Medicinally, burdock root, leaf, and seed are quite different. In traditional Chinese medicine, Niú Bàng Zǐ 牛旁子, or the dried fruiting seeds of Arctium lappa L., are collected in early autumn and then sun-dried. These seeds are the primarily used part of the wild burdock plant in Chinese medicine; having an acrid, slightly bitter flavor and slight cold nature that goes to the lung and stomach meridians. Niú Bàng Zǐ yields, in decoction, significant antipyretic and antibacterial effects that detoxify various conditions.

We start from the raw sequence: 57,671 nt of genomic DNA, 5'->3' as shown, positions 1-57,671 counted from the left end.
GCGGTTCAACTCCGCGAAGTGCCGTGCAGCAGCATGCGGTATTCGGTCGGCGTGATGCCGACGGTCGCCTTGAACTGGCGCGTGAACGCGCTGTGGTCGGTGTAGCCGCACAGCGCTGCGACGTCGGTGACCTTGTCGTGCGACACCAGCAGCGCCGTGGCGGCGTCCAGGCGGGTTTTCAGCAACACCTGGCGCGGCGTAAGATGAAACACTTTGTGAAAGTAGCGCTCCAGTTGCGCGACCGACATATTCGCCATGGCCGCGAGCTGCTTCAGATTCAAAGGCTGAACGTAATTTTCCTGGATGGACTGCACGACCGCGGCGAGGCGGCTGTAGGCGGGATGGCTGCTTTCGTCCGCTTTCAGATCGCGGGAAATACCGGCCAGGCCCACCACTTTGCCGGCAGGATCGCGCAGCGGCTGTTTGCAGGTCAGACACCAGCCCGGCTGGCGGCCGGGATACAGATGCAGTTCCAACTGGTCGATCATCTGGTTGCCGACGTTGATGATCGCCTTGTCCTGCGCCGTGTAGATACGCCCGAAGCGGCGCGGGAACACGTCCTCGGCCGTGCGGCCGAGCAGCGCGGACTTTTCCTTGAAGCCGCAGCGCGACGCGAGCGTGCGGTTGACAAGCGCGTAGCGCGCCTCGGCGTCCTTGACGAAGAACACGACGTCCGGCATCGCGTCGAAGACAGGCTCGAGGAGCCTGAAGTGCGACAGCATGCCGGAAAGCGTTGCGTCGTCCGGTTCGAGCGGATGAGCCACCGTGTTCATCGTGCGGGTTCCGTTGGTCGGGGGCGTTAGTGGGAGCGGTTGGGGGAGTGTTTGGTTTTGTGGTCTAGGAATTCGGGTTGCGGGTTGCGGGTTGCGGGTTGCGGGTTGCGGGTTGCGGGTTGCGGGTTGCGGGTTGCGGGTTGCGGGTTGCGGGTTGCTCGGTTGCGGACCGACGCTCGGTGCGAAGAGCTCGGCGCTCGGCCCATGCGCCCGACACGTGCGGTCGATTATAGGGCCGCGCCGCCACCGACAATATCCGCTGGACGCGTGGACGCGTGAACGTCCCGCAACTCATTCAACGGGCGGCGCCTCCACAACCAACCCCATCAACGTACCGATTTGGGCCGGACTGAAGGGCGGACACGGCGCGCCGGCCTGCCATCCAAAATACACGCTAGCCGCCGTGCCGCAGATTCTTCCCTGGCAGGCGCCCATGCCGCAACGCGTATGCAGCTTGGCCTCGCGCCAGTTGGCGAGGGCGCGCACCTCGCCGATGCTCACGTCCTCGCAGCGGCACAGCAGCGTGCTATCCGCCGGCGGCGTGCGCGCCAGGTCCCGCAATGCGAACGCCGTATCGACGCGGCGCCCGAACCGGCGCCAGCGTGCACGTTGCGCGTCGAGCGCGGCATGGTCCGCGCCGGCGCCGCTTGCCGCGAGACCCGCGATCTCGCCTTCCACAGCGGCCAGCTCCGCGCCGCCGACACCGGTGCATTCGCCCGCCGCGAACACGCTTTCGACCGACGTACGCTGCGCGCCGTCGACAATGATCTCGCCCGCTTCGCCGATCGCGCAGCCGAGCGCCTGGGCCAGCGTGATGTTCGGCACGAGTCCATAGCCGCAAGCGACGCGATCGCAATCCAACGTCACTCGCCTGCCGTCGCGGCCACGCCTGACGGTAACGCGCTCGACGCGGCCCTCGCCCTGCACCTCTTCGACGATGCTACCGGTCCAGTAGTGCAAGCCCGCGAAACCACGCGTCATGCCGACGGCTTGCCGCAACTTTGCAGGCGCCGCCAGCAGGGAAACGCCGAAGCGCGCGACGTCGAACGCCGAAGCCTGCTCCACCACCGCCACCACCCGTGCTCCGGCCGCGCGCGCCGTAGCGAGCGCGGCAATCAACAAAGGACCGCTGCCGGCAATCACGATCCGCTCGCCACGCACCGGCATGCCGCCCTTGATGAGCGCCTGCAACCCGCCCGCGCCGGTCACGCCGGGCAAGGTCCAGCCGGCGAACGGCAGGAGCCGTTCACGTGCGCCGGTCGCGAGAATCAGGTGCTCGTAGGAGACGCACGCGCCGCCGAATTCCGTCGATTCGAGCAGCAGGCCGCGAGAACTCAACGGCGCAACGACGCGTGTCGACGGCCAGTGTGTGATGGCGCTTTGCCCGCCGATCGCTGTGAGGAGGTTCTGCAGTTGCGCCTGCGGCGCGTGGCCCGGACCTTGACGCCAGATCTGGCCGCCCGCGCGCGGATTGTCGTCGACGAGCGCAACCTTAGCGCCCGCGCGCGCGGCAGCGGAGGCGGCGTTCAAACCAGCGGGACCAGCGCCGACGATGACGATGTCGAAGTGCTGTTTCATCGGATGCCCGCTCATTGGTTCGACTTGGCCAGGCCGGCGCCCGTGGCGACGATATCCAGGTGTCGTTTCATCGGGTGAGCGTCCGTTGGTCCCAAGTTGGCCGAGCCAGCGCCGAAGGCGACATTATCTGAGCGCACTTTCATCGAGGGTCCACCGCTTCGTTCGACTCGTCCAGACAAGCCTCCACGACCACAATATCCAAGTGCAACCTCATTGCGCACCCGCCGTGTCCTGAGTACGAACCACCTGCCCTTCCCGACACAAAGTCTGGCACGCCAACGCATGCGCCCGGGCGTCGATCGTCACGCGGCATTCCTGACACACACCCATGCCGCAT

Wild burdock root, known as gobō 牛蒡, was introduced to Japan from China around 940 AD and has been eaten as a vegetable since. Burdock root assists in lowering blood sugar and cholesterol. It reduces the accumulation of food stasis, phlegm, toxins, and waste in the body from constipation. Burdock root is considered useful in preventing and treating stroke and some cancers, and contains a range of B vitamins that make it beneficial for buffering the liver. Burdock root can be added to stir-fries, made into pickles and condiments, and has an enticing texture.